philosophical dialogues on hans christian andersen’s fairy tales: a case study of dialogue manuals

caroline schaffalitzky, anne klara bom


In Denmark, teaching the famous fairy tales of Hans Christian Andersen poses a challenge in primary education because cultural heritage status and oversimplified readings make it difficult to engage students in authentic readings. A strategy could be to use philosophical dialogues from the tradition of philosophy with children because this is a student-centred approach to teaching where students explore questions and ideas together, and where the teacher assumes the role not as authority, but as facilitator of the dialogue. This kind of dialogic teaching has been encouraged as especially suitable for literary education where teachers aim to engage students in reading the literature with an open mind. However, this article presents a case study that gives reason for caution. It analyses materials for philosophical dialogues on Hans Christian Andersen’s fairy tales and concludes that despite the dialogic ideals, the teaching design caves in to the weight of the cultural and historical impact of Hans Christian Andersen and his work.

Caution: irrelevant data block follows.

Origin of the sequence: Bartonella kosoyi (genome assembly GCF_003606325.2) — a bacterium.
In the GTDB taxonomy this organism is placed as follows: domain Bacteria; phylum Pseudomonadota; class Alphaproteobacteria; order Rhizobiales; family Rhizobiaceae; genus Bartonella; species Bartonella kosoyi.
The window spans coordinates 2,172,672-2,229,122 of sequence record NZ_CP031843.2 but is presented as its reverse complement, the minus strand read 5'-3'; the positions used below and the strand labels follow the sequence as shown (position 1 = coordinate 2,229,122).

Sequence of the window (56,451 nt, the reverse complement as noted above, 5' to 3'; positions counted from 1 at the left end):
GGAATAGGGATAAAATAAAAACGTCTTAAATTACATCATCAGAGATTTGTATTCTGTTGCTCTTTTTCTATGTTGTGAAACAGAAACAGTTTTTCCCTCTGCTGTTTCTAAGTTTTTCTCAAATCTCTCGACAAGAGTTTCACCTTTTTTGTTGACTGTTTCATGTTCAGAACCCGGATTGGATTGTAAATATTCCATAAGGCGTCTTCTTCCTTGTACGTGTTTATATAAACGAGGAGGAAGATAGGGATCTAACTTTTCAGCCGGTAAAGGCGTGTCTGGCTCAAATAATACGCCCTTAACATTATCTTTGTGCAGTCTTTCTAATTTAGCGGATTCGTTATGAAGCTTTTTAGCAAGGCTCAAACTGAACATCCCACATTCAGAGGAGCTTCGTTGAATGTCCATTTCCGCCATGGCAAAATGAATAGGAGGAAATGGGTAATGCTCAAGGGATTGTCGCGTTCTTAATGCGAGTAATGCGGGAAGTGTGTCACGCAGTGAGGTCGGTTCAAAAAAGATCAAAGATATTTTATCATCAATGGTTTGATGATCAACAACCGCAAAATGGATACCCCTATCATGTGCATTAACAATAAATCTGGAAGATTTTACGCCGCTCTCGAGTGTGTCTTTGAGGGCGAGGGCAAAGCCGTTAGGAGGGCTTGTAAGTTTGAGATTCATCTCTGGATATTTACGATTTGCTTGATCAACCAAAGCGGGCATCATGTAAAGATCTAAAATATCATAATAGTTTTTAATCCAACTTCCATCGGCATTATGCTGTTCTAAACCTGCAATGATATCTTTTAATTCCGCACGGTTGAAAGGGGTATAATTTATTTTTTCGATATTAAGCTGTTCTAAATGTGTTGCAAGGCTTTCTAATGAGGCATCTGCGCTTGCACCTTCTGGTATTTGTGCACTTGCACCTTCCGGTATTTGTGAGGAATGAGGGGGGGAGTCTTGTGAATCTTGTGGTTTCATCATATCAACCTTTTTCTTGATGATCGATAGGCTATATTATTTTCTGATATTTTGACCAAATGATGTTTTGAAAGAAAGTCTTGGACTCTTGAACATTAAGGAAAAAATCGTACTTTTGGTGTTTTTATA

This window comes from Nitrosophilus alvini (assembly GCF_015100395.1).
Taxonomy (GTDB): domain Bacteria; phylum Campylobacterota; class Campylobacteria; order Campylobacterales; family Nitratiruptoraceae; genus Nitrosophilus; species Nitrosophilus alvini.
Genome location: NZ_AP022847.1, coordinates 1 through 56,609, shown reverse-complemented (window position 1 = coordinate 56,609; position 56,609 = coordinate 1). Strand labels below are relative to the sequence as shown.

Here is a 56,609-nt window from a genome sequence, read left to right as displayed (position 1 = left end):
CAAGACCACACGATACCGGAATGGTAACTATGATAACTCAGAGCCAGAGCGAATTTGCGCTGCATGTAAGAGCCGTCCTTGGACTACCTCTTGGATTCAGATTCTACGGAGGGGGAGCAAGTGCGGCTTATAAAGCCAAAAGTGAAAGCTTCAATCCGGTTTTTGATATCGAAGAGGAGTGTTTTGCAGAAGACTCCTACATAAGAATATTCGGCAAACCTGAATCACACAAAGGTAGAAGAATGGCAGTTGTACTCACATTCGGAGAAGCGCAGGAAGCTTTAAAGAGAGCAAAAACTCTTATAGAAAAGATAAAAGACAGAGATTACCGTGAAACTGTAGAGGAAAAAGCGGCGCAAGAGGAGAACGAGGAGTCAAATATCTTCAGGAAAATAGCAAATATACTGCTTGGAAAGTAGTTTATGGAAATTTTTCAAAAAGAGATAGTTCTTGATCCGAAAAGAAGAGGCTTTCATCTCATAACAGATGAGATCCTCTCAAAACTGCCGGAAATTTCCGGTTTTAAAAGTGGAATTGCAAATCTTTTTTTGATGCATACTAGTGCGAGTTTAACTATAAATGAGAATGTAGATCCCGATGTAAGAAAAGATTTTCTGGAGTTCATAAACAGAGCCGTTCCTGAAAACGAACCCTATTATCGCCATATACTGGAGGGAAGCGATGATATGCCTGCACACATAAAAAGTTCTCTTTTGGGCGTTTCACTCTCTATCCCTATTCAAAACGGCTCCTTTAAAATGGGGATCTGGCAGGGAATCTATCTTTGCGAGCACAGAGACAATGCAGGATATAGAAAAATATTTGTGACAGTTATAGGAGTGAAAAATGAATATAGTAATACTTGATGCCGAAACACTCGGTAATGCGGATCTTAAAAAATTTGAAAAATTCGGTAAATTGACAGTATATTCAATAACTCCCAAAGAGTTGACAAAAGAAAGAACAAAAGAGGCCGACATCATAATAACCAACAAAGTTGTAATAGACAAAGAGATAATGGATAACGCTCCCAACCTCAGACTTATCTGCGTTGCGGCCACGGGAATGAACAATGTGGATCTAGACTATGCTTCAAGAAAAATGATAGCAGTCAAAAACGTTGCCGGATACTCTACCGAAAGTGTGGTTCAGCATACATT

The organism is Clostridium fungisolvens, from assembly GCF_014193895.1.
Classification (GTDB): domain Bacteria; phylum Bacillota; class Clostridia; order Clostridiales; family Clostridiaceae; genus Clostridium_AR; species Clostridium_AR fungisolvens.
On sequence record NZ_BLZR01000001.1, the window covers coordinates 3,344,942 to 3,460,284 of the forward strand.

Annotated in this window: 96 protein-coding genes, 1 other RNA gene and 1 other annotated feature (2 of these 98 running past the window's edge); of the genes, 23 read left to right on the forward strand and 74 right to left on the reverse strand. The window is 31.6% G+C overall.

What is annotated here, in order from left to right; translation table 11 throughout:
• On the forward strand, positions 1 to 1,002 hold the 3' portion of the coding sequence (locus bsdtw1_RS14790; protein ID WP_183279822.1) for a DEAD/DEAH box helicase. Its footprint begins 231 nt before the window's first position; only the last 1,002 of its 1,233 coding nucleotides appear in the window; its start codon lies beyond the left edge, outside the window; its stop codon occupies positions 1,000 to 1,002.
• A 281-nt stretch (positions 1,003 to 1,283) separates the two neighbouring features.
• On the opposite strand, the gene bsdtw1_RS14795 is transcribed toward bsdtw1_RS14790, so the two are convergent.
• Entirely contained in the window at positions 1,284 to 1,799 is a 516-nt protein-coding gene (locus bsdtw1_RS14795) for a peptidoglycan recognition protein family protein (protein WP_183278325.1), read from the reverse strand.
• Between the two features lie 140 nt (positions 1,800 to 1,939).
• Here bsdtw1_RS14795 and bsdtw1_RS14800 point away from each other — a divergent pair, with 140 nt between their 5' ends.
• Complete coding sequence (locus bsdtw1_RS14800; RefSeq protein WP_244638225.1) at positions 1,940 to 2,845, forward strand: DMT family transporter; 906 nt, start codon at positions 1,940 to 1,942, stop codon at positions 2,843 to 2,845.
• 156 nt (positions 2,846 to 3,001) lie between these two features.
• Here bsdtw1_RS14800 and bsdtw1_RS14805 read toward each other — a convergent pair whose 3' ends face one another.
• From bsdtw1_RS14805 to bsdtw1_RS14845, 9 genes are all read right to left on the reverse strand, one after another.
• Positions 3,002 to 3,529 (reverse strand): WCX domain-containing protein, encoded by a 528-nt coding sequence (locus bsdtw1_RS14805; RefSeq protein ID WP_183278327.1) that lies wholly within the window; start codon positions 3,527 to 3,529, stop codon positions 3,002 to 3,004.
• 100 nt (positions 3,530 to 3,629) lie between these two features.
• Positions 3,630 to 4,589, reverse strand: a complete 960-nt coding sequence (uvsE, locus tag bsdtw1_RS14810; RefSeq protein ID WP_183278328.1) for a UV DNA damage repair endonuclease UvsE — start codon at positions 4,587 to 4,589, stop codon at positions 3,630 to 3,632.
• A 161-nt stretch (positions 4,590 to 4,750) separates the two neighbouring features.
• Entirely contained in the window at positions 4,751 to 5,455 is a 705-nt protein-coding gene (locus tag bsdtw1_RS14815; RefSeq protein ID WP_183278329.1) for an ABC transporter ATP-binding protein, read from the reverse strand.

Teaching materials; philosophical dialogue; Per Jespersen; Hans Christian Andersen; fairy tales

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